Perhaps the most successful product of Minneapolis-Moline’s military program, however, was the NTX, another four-wheel-drive vehicle that military boys referred to as a “jeep.”Little more than a bench seat, a cargo box and four 9.00-20 tires on a 101-inch-wheelbase, 11/2-ton chassis, Minneapolis-Moline built the NTX to serve the Army Air Force’s need for an aircraft towing tractor from 1942-’44. Minneapolis-Moline designed the minimal, low-slung body—which looks more like a big louvered oil drum cut in two to cover the tires—to allow the NTX to slip under aircraft wings, while it designed the chassis for maneuverability and traction on improvised landing strips.
For a powertrain, Minneapolis-Moline chose its Model OE 44.5hp 206-cu.in. four-cylinder engine, which was unique in a few ways. First, it used a fully hydraulic valvetrain—that is, the camshaft pushed a plunger, which hydraulically actuated the valves. Second, while the valves were located in the engine block, as with an L-head engine, they were positioned horizontally. The cylinder head was located on the side of the block and the exhaust and intake ports were located on the top of the block.Eddie Sloan, the owner of our featured NTX, said Minneapolis-Moline chose this design so the engine would have fewer moving parts. “The theory was that when the engine got low on oil, it wouldn’t run, so the Army boys wouldn’t be able to run the engines without oil,” he said.
Backing that four-cylinder engine was a dual-range five-speed transmission (effectively making it a 10-speed) and a chain-driven transfer case, all mounted in a unit with the rear axle, allowing no rear suspension whatsoever, just as in the Minneapolis-Moline farm tractors. The front axle, a Timken unit, was also mounted rigidly to the frame. Theoretical top speed was 43 MPH.Just as Minneapolis-Moline built the estimated 840 NTX tractors, the company stepped into the wartime dispute between Bantam and Willys-Overland over who should receive credit for originating the 1/4-ton jeep reconnaissance vehicle. Minneapolis-Moline pointed both to the UTX and the NTX as evidence that the “Jeep” name rightfully belonged on its products.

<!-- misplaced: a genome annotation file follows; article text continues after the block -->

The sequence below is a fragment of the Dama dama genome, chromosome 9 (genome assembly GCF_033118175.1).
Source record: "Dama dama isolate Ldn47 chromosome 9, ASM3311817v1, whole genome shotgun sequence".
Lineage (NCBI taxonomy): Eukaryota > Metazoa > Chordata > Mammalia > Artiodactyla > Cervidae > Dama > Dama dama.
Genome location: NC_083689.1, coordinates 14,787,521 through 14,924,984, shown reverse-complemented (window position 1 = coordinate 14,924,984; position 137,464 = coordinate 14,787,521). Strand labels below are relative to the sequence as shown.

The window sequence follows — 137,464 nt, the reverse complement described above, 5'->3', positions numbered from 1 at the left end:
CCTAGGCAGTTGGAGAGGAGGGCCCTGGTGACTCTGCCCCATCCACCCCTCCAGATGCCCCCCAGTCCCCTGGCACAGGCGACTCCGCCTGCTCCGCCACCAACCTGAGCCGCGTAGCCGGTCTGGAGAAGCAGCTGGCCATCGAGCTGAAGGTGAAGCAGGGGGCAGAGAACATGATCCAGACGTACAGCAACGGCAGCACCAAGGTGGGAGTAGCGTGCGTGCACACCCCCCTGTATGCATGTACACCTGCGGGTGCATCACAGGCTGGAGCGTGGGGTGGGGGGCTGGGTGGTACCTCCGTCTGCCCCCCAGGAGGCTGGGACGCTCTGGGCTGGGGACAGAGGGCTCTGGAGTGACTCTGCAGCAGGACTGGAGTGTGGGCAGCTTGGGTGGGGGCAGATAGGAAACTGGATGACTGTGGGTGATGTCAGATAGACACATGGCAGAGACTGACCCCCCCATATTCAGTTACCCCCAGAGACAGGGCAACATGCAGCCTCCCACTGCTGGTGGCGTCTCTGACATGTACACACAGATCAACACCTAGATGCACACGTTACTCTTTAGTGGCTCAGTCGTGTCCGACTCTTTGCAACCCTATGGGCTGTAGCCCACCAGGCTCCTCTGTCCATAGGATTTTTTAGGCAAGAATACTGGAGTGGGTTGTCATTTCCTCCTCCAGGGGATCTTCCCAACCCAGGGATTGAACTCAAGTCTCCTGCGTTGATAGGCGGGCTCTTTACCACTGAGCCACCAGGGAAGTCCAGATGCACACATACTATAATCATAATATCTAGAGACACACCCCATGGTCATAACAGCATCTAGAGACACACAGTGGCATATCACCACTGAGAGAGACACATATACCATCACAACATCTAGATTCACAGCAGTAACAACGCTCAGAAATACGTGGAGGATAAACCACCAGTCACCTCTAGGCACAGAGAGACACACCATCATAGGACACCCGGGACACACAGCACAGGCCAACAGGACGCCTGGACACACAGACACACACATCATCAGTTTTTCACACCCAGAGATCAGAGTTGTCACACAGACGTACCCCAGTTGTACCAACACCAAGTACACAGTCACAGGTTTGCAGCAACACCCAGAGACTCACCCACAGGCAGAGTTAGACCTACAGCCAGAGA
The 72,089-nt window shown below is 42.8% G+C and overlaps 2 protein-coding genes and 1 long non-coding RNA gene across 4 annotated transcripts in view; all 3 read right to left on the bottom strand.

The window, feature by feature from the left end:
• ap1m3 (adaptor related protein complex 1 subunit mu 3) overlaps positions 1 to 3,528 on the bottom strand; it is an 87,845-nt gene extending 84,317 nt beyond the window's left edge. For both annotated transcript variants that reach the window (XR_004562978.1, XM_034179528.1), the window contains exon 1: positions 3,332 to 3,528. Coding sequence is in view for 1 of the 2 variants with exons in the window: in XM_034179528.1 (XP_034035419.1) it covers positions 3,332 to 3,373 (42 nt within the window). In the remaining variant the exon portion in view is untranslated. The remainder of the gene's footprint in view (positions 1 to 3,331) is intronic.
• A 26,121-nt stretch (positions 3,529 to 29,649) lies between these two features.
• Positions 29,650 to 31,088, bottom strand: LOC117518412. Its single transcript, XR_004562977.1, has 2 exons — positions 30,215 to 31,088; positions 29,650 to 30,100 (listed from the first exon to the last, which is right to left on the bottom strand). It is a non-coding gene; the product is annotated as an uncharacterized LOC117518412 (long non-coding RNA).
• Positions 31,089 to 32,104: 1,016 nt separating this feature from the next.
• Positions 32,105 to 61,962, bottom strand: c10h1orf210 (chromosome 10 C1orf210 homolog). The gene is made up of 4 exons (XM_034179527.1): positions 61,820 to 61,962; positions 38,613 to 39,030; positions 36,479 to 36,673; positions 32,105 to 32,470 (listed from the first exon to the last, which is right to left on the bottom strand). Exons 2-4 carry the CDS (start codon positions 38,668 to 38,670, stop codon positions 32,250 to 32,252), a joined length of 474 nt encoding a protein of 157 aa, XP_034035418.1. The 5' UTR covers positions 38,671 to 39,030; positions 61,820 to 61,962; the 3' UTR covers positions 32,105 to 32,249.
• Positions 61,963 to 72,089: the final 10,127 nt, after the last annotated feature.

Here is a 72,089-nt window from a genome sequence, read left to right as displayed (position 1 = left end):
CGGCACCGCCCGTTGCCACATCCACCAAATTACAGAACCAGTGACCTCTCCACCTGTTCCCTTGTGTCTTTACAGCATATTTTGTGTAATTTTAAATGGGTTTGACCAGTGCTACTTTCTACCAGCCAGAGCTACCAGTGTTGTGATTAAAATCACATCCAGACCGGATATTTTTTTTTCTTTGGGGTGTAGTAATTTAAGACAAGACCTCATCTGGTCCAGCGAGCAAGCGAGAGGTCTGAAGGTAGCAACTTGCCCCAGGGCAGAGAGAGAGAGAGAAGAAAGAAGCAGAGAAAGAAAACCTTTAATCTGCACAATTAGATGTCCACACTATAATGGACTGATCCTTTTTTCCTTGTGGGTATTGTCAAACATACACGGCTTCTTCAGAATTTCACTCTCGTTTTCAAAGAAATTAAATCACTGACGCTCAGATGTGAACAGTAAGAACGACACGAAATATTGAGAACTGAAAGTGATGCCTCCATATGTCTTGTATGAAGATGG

Though Minneapolis-Moline lodged a formal complaint with the Federal Trade Commission in 1943, the company also appealed to the public. Minneapolis-Moline took out plenty of ads and published plenty of pamphlets staking a claim for the Jeep name. It also sent out a string of press releases over the next two years noting how the UTX and NTX—both referred to in the press releases as “Jeeps”—proved themselves in the war effort. One, in particular, noted how an NTX “help(ed) save lives of war heroes” by clearing a damaged plane off a runway so a squadron low on fuel could land.
But it was all for naught. The FTC ruled in favor of Bantam in May 1943 and continued to scold Willys-Overland after the war for advertising that it had created the Jeep, but largely ignored Minneapolis-Moline’s claim.
What good it would have done Minneapolis-Moline to have won the Jeep name is debatable. The company continued farm tractor production after the war, but returned to its typical tractor designs and never again built anything like the NTX.
This article originally appeared in the June, 2010 issue of Hemmings Classic Car.